It doesn't bother me if it's a series or not - if I don't like the first book I read by a given author, it's no skin off my nose if I never read the rest of his/her work.

And to be fair, The Gentleman Bastards (Lynch) seems to be a series of standalone adventures featuring the same set of characters, not an ongoing story like ASOIAF or Wheel of Time.
 

Karn Maeshalanadae

I'm a pineapple
Joined
Dec 2, 2007
Messages
4,119
Location
My own twisted Wonderland
To be perfectly honest, I have a real barrage, especially from my childhood.


I would have to say any of the Forgotten Realms "books" though, specifically the Drizzt surface ones. I haven't read Forgotten Realms in years, over a decade, but the ones I mentioned seemed almost stolen from Tolkein.


After that I would have to say the SEQUELS to Sword of Shannara, the first one I read as a pre-teen and it was okay in that day, but Wishsong and the other one of the first trilogy (can't even remember) just drove me half mad.


And can I list Piers Anthony's adult "attempt"? Jeez. I shan't say anything more on that one, but it's one to avoid, even if you are looking for, well...I can't say. It's not classy enough to be even sub-genre Erotica.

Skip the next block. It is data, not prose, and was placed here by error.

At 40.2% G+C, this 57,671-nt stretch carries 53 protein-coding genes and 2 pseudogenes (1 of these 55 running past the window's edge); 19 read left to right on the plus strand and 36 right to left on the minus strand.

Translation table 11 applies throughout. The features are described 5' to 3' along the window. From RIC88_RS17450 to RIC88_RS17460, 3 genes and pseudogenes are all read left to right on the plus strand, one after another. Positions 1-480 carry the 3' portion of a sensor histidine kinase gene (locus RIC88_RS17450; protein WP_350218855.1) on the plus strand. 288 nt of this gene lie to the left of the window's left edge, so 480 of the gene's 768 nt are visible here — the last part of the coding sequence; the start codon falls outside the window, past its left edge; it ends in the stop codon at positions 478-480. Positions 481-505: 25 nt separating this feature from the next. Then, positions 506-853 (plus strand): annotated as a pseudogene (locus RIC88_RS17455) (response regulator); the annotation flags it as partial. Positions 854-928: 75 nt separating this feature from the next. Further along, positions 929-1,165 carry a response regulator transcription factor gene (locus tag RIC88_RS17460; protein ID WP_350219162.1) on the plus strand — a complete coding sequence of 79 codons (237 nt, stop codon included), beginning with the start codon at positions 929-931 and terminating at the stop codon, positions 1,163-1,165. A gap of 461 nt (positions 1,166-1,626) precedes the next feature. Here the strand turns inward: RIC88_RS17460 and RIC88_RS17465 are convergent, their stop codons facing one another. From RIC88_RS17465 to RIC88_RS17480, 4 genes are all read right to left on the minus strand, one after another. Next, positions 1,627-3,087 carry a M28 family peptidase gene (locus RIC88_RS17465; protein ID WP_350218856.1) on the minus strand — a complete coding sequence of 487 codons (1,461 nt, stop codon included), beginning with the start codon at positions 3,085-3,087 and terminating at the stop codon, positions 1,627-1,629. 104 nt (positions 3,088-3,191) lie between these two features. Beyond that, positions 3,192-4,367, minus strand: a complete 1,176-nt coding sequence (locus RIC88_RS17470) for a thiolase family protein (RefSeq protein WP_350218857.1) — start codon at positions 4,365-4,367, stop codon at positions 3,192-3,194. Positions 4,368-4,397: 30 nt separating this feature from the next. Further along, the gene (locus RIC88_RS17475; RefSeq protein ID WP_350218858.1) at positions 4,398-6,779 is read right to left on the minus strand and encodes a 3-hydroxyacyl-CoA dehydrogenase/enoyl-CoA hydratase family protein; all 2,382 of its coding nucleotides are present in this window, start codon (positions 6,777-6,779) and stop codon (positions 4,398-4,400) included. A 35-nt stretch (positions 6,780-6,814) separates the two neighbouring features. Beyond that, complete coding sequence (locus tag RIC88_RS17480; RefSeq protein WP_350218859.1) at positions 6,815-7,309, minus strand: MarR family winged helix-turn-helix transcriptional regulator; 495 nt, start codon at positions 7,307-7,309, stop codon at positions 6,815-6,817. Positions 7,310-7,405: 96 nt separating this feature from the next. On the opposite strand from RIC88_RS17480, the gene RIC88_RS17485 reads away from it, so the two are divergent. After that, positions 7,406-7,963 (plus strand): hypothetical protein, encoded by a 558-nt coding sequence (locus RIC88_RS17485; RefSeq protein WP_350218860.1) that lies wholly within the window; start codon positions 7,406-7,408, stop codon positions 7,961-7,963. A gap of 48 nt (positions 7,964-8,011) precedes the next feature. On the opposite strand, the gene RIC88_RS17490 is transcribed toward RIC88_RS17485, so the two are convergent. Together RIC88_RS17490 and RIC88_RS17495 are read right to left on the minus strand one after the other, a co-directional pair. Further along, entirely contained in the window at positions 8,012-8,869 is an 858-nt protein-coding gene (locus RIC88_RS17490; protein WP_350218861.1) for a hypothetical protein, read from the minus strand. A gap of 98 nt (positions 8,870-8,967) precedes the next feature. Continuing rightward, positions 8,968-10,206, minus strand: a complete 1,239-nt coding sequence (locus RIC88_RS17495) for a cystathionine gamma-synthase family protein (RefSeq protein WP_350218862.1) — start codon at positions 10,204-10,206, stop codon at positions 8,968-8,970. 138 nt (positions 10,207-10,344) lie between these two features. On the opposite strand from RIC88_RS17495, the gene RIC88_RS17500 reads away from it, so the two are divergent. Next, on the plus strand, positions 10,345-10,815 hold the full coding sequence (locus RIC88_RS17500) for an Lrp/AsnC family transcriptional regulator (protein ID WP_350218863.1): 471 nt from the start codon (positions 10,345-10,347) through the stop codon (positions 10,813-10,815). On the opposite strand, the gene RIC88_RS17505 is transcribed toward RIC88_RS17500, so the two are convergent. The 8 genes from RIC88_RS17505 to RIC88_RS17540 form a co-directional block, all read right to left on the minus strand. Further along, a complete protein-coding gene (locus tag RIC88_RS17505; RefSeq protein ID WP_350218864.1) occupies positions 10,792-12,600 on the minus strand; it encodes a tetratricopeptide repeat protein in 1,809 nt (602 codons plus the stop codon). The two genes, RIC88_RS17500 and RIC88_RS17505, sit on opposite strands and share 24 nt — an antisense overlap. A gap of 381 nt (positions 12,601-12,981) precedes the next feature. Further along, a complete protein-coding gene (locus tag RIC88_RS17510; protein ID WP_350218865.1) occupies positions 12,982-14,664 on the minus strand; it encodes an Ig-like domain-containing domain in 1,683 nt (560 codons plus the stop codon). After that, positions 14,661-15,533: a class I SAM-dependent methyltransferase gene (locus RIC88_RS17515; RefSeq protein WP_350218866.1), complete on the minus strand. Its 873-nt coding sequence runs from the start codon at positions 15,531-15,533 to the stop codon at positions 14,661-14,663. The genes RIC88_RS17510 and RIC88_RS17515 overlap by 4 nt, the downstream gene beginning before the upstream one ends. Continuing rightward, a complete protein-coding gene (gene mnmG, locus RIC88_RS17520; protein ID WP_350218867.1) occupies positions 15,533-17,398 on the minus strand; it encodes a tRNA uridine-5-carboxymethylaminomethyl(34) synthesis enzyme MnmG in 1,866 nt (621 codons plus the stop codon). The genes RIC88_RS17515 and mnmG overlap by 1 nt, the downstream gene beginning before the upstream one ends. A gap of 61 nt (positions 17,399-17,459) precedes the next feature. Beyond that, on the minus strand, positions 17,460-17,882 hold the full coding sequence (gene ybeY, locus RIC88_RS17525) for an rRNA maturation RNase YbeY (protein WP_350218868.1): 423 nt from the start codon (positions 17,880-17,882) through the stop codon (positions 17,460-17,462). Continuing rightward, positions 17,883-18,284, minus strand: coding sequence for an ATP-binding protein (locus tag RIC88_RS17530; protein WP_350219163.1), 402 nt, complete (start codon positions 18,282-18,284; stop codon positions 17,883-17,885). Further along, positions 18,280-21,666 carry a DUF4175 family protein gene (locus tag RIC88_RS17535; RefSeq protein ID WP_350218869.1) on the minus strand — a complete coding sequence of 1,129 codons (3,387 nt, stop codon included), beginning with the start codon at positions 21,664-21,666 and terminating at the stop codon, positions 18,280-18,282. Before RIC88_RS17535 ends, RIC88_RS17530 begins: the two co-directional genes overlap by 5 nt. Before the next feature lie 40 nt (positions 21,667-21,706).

Coragem

Believer in flawed heroes
Joined
Nov 4, 2010
Messages
556
Location
I started writing a door stopping wedge of a sci-f
Nowadays I go by a combination of reviews and word of mouth, and don't even pick up a book unless it sounds pretty awesome. Still end up with a few that just aren't to my taste, but that's different from "execrable".

I could've written the above!

I don't have a lot of time to read, so I make it count by only picking up books that I'm sure, or "almost" sure I'm going to love. It's not as if there's any lack of amazing titles around, from past and present.